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MPG HLL Electronics

 

 

   
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  The need for bigger and faster multi channel X-ray detectors generates ever growing amounts of data. Deploying modern integrated electronics is required to build an adequate data acquisition system. It has to control the detector, to process analog data, to convert the analog signals into digital values and store data in computer memory. Algorithms are working on raw data and generating real images and spectra. A challenging part of data acquisition is the extraction of an information signal from a noisy detector output which is usually carried out by analog filtering stages integrated in one silicon chip.   Schematic of the three
Figure A
Schematic drawing of the three pillars of electronics. DAQ Data Aquisition System ASIC Application Specic Integrated Circuit PCB Printed Circuit Board 16 MPG HLL.
   
         
  To combine the various components of electronics sophisticated printed circuit boards and delicate mountings are necessary. We improve our detector developments by the design of readout electronics. In cooperation with partners the MPG HLL integrates complex working detector systems.    
       
  Electronics development is performed in three sections: DAQ, ASIC and PCB. The DAQ (Data Acquisition) system controls the detector readout cycles and moves the measured data to a computer memory where it can be analyzed or stored on hard disk. DAQ design builds complete systems involving standard consumer computer technology, e.g. cPCI. Hence we can benefit from increasing processing power, higher bus bandwidth and cheaper memory.    
           
  This technology is easy to use and proven to work reliably. But DAQ design is more than just computers. The readout scheme is often ruled by the detector type and the related application resulting in a variety of demands: For example, signals can be stored in the detector and therefore the readout can be organized in specific time slices (synchronous readout). Or the signals have to be transferred in the very moment they arrive in the detector. How are ASICs to be placed and controlled – by bus architecture or by means of point-to-point connections? Also, power supply and power sequencing is a big issue in the field of state-of-the-art measuring detector systems.   Photo of a pnCCD controller and data acquisition system
Figure B
Photo of a pnCCD controller and data acquisition system.
   
       
  A typical pnCCD readout system consists of
  • Computer – for data processing & visualization
  • Sequencer (SEQ) – the master clock, it produces clocks and communication signals for the front end ASICs and the other system parts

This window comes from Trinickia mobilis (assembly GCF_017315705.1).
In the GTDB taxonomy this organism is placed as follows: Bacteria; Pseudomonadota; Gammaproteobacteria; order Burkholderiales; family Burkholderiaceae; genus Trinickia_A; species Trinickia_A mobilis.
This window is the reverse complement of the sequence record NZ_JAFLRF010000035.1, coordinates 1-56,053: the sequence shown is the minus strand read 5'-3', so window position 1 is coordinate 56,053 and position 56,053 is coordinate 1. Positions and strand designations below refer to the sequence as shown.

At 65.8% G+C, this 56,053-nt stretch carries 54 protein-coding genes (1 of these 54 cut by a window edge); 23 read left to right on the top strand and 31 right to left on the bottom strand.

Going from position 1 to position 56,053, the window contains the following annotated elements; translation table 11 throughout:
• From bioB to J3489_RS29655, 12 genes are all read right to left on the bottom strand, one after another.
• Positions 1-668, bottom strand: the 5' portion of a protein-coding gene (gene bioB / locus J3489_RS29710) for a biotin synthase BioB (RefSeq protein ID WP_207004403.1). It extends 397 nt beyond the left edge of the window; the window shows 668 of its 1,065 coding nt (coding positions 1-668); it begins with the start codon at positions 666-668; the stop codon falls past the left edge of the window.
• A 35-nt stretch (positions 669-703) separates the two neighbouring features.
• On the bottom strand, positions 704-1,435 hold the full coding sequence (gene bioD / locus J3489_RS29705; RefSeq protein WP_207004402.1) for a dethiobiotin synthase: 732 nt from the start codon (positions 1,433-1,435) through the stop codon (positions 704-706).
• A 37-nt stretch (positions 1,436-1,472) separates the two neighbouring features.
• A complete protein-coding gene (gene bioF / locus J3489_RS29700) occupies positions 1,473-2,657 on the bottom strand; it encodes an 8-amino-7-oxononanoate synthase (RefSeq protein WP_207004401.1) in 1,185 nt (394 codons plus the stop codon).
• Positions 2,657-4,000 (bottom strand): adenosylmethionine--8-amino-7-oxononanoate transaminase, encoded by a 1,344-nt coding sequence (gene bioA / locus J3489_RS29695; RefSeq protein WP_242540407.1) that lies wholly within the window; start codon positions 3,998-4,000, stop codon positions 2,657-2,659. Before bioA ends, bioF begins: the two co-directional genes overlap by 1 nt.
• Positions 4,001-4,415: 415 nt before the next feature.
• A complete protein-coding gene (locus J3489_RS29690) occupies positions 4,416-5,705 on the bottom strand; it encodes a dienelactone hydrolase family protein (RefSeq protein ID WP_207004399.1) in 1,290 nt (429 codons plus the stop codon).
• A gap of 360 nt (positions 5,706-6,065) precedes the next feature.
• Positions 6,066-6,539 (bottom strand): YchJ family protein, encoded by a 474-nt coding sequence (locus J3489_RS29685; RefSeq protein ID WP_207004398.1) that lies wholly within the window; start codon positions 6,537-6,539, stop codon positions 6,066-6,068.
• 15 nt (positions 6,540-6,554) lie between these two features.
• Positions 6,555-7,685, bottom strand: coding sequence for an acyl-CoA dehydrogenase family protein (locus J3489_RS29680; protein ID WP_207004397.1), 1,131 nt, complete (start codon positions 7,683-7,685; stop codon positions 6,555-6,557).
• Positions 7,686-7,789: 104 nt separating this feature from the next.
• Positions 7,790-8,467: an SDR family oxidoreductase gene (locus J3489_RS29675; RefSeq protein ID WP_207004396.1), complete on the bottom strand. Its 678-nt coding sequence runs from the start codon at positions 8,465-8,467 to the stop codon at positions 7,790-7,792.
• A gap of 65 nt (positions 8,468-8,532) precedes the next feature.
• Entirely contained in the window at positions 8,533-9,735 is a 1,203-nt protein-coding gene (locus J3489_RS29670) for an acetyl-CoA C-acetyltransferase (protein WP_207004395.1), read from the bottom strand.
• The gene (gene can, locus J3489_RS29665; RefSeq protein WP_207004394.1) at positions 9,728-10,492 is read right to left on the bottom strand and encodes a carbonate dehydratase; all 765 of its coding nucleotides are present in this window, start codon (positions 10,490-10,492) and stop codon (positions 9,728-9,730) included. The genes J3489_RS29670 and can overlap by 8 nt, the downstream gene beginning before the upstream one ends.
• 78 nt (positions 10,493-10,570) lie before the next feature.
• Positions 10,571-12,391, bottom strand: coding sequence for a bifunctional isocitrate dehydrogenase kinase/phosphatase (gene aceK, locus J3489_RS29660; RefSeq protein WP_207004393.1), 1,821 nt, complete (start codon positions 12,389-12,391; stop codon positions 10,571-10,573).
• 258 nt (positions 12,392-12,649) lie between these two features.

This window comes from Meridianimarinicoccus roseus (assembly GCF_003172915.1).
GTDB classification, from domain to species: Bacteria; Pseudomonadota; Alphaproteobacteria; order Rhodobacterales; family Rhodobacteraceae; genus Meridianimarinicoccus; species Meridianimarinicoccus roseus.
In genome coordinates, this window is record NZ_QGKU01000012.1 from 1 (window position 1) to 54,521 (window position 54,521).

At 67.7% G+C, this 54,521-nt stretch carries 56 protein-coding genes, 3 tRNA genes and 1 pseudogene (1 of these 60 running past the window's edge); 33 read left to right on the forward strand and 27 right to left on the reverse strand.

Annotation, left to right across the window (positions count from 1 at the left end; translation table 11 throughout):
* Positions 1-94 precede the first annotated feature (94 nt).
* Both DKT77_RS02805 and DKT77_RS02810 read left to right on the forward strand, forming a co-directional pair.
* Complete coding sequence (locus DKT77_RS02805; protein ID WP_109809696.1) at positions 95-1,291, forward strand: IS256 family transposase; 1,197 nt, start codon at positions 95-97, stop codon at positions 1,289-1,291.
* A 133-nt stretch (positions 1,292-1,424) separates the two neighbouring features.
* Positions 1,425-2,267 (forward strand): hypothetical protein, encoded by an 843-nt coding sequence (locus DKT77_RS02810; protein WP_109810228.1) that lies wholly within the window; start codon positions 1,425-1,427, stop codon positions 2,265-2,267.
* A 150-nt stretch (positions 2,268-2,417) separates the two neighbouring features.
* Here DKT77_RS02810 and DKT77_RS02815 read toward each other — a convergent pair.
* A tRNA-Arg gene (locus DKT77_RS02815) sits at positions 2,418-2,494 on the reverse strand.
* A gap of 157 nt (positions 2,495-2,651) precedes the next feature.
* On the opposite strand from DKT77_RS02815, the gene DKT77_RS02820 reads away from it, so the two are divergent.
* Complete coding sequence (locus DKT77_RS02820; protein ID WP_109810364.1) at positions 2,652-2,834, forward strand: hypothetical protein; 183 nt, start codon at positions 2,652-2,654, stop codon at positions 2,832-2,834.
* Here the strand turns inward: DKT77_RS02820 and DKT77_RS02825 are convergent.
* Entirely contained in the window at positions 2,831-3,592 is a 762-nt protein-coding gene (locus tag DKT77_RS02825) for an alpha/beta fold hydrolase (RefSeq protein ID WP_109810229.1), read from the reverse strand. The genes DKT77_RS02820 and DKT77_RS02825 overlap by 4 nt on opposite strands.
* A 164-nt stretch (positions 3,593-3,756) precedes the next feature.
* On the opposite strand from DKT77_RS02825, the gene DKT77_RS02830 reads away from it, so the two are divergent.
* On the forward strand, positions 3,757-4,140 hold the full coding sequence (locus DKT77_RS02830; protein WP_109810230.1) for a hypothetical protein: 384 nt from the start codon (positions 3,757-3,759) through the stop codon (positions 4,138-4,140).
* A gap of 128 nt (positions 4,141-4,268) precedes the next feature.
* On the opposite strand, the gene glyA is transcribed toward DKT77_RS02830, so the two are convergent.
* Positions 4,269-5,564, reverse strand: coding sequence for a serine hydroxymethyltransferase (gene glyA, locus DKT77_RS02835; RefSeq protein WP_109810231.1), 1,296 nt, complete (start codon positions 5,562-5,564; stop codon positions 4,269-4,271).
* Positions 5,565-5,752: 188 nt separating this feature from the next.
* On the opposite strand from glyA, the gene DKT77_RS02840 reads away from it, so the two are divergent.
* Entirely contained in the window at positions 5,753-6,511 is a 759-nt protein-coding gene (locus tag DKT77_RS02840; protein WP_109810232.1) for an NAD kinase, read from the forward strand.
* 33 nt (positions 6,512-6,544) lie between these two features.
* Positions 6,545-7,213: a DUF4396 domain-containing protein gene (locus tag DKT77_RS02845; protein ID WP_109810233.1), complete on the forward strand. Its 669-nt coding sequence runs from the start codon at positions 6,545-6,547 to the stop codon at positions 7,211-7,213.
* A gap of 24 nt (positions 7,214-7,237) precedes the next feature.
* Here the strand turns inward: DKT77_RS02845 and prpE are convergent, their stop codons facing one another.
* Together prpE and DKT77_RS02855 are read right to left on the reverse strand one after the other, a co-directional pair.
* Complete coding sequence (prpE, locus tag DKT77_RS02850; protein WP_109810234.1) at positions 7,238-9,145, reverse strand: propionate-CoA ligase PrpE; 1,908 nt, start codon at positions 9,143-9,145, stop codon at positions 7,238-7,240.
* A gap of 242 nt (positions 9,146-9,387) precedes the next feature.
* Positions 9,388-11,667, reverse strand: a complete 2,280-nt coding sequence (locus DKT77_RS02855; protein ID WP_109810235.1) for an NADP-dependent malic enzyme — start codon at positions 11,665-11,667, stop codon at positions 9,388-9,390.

• Analog digital converters (ADCs) – these convert the mostly analog output values of the readout ASICs to digital values the computer can process
  • PCB – the PCBs are located inside and outside the vacuum providing the basis for the detector hybrid
  • Detector hybrid – this PCB holds the detector and front endASICs
  • Power supply – generates and measures the needed voltages or currents for detector, ASICs and PCBs
   
       
  ASIC stands for: Application Specific Integrated Circuit, meaning microelectronic chips. To readout multi-channel silicon detectors the use of monolithic integrated circuits is mandatory. In high-energy physics experiments and astronomical applications the number of the required detection channels is constantly increasing. Charge Coupled Devices (CCDs) and Active Pixel Sensors (APS) with more than 106 elements have been developed and produced. Incorporating many channels on the detectors increases the complexity of the system, but the provided parallelism gives the advantage of having more time to process the output signals allowing low-noise as well as high-rate readout.    
       
  A variety of ASICs is necessary for the correct operation and read-out of these detectors: At first they should provide the right biasing conditions and control signals for the detector elements, like the charge transfer signals for the CCD and the reset trigger for the APS matrices. Then the integrated front-end electronics should be able to process the signals coming from the detector maximizing the signal-tonoise ratio, satisfying at the same time the severe requirements in terms of speed and power consumption, dictated by different experimental constraints.